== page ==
Journey to Mt Athos Part Two

An excerpt from "Spearfishing in Skatahori" by Matt Barrett
Continued from Mount Athos Part 1

We reached the monastery of Saint Pantokratoras around noon. It sat on a rocky hill overlooking the sea and there was a small gazebo-like structure that we hung out in before entering the monastery. We were met by a very old monk who asked us if we wanted to see the treasures. I don't think we cared whether we saw the treasures or not, but the old man seemed so proud of them that we agreed. He told us that the monk with the key was not there but we could wait in this room until he got back. We half-heartedly agreed and he led us into a room, turned around and locked the door behind us.

I for one did not mind that we were now prisoners. I could take this time to write in my journal (which I lost anyway) and reflect on our experiences. Godfrey on the other hand did not like being locked up and began pacing the floor and then voicing his displeasure. I was irritated by his inflexibility, yet I could see his point. There was no reason for us to be prisoners. All we wanted was to see the treasures and we only wanted to see them to be nice. It was very Kafkaesque.

Luckily for us there was a monk next door to us in the kitchen, fixing lunch and he heard us banging and let us out. I told him what had happened and he shrugged his shoulders. "Crazy old man", he said.

I talked to him while he cooked and he told me a few things about the history of the monastery. It was founded by two Byzantine nobles in the middle of the fourteenth century and at one time housed over two hundred monks, most of them Russian. We spoke about other things and I noticed a framed portrait of John F Kennedy. He saw me looking at it and said in English, "A great man". Once again I was caught off guard. "You speak English?"

"Sure I do. I've been to America many times. Philadelphia, Baltimore, New York. I was a cook in the merchant marines."

I thought about it. I thought of myself as a spiritual seeker, but really what had I done besides read a few books and meditate here and there and do a little yoga before moving on to the next thing? I didn't have the hunger for God or understanding that these guys had. Perhaps there was some unseen force guiding me in the search for the spirit, but not with the commitment of this monk I was speaking to who, after traveling the world as a sailor, tasting life and deciding he wanted something more than the transitory pleasures of the flesh, had devoted himself to the pursuit of peace and inner truth. Who was I but some kid from the suburbs who saw religion as a new high with no apparent dangerous side effects and my relationship to God as proof that I really was a cool guy. In that brief shining moment I felt really stupid.

The old monk finally came back with the key and took us in to the church to see the treasures. We oohed and aahed at the gold inlayed crosses and the thousand year old painted wooden icons and the bones of deceased spiritual leaders and holy men, but it was kind of wasted on us. To tell you the truth, I can't remember what anything he showed us looked like.

We were told by the monk-cook that to find my cousin we would have to go to Karyes and ask. He was pretty sure that the Kellion he was living in was called Maroula and was close to the town. Someone would know.

We set out on the dirt road that connected the monastery to the town. It was pretty much uphill but we were feeling energetic and didn't stop until we met a young monk coming from the opposite direction. We told him we were on our way to Karyes to find my cousin, Father Theodore. "I know him. He lives in the hills above Karyes. You are very close". We asked where he was going. "I'm going for a swim. I do this everyday." I couldn't even imagine a monk swimming. What do they wear? Black bathing trunks? I would have asked him but he was already on his way downthe road.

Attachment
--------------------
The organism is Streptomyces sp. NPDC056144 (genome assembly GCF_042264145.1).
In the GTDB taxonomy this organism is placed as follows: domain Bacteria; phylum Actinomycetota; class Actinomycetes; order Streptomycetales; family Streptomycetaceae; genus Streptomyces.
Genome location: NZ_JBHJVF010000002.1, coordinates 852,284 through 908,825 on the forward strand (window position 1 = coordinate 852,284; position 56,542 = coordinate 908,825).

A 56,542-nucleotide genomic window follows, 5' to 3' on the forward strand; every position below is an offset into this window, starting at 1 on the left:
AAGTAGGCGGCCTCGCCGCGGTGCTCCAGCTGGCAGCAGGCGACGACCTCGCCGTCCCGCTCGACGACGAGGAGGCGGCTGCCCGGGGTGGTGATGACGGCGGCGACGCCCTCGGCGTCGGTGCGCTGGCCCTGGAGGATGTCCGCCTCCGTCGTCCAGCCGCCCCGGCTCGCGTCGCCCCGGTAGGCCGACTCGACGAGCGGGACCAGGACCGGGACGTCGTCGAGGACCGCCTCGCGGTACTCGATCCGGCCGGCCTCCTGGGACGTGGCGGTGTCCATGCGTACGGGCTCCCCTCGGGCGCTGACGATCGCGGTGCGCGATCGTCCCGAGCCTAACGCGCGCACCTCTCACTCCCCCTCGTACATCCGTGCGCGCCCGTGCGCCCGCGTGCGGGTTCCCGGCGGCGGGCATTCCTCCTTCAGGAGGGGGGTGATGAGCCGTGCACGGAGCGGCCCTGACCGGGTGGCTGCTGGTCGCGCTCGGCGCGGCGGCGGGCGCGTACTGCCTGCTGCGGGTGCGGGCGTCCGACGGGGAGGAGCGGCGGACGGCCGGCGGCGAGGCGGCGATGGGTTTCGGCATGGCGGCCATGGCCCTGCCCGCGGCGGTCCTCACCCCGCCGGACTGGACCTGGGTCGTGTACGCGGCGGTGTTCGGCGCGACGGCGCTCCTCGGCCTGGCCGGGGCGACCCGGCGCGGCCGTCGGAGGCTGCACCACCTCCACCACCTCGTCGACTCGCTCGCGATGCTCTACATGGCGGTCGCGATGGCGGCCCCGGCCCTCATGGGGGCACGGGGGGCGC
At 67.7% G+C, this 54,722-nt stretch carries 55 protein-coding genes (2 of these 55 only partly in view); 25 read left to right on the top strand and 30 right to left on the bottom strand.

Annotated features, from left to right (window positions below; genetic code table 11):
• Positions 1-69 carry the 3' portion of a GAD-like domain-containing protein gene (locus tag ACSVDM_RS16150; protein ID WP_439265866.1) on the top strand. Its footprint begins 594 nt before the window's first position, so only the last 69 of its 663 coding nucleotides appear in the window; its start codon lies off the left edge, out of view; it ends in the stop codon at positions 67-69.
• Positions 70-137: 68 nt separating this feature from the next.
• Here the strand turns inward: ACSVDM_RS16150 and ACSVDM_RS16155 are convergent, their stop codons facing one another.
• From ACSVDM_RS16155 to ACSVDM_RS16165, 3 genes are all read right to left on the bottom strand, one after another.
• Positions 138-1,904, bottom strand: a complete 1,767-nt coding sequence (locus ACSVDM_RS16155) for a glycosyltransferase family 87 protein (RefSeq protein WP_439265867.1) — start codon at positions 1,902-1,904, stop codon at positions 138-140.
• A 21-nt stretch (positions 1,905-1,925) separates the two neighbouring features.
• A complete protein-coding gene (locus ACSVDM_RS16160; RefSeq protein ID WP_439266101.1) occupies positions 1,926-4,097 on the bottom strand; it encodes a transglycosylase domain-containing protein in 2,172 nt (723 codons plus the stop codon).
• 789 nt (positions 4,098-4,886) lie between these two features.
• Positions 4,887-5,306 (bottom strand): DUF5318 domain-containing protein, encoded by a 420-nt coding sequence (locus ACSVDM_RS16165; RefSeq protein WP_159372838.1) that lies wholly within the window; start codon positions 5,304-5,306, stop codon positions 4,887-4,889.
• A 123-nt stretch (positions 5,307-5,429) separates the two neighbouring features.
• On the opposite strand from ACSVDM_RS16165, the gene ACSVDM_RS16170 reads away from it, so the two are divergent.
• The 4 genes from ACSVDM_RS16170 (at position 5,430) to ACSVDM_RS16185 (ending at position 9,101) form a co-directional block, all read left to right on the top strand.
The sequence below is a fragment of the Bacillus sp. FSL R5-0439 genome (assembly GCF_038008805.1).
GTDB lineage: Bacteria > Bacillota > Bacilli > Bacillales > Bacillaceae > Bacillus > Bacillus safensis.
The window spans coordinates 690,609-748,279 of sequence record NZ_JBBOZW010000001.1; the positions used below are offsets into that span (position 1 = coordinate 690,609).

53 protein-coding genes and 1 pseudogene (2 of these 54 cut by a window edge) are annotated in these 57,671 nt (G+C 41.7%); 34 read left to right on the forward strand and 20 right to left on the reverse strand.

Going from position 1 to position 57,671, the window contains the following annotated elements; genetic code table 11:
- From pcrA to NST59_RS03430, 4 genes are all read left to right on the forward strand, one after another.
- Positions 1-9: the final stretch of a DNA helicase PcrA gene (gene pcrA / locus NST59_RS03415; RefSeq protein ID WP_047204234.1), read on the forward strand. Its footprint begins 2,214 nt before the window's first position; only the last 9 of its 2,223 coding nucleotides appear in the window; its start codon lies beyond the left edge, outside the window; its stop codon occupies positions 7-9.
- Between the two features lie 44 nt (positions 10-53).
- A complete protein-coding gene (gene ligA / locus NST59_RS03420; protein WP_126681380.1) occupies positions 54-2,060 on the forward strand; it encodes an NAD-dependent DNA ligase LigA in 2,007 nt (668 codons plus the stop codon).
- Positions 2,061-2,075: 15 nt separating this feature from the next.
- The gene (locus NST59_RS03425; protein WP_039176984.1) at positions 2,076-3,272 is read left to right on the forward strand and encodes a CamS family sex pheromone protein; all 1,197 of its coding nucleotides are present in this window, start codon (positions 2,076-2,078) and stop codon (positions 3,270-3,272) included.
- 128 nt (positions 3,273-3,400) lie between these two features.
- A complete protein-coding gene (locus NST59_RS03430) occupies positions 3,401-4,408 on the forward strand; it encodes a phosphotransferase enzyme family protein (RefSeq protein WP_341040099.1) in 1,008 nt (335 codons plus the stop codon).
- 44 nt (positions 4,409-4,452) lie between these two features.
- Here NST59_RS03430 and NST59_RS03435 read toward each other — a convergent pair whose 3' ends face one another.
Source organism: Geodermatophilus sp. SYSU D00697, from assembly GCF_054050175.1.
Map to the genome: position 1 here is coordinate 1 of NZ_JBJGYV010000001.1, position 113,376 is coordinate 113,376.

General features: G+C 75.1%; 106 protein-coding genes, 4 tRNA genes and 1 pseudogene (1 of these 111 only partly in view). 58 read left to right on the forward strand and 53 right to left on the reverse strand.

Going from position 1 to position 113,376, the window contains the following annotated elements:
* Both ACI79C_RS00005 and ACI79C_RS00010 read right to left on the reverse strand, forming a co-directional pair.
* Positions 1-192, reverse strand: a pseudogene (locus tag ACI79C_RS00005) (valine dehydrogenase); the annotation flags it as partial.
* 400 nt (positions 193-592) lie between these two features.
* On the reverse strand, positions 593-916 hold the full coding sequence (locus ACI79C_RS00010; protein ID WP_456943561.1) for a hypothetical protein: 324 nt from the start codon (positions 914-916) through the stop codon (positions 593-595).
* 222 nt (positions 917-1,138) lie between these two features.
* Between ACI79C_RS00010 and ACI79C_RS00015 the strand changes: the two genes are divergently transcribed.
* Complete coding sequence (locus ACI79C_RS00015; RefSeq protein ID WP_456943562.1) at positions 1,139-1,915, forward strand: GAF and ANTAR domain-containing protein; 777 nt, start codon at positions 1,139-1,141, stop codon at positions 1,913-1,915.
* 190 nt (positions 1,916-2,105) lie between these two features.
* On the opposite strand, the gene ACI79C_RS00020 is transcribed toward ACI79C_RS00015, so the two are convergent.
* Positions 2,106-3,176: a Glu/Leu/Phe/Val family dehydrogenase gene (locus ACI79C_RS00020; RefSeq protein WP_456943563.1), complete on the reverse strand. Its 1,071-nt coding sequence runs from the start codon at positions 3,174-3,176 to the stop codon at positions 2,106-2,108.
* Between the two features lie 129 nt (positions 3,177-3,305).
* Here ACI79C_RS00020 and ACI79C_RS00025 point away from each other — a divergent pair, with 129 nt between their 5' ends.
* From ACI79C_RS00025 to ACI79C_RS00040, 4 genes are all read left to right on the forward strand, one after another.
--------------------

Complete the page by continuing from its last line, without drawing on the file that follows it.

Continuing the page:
In Karyes we were given instructions and in my usual manner I kept nodding my head long after I had stopped understanding, so it was not long before we were lost in the woods. Finally we came upon a little house with the most beautiful garden I had ever seen. We entered the gate and were met by a monk who could have gotten the job as Santa Claus at any department store in America. He showed us his garden, which he was very proud of, in fact devoted to. He gave us Tsipuro and we told him about America and he recommended we give up our worldly ways and stay on the mountain. After getting directions we said good-bye and set off down the road, still looking for the small path that would lead us through the forest to my cousin George at Kellion Maroula.

I should tell you about my cousin. His family name was George Econopouly and he was from Huntington Station, Long Island. He was my mom's favorite nephew and would come to our house to stay weekends. They would talk and listen to Bob Dylan and he would sneak out to the far corner of our yard for a cigarette. In 1967; during the May Day student strikes, George stood in front of his school with a sign telling the United States to get out of Vietnam. Under instructions from the coach, he was beaten up by the football team and then suspended from school. It was even in the papers. I remember reading it and feeling very proud of my cousin.

He never went back to school and a short while later he left home. He drifted around New York and out to California and back to the East coast. He joined a group headed by Timothy Leary and was the "Keeper of the Sacred Tablets." He broke contact with everyone and we just heard rumors. Someone had heard his name called over the loudspeakers at Woodstock. Someone said he was in a commune in New England and left because everyone just wanted to sit around and get high.

The story is that while he was in Boston, he saw my grandmother in a dream and she told him to go to an address in Brookline. It was the Greek-Orthodox Seminary, and since that day he has been a monk.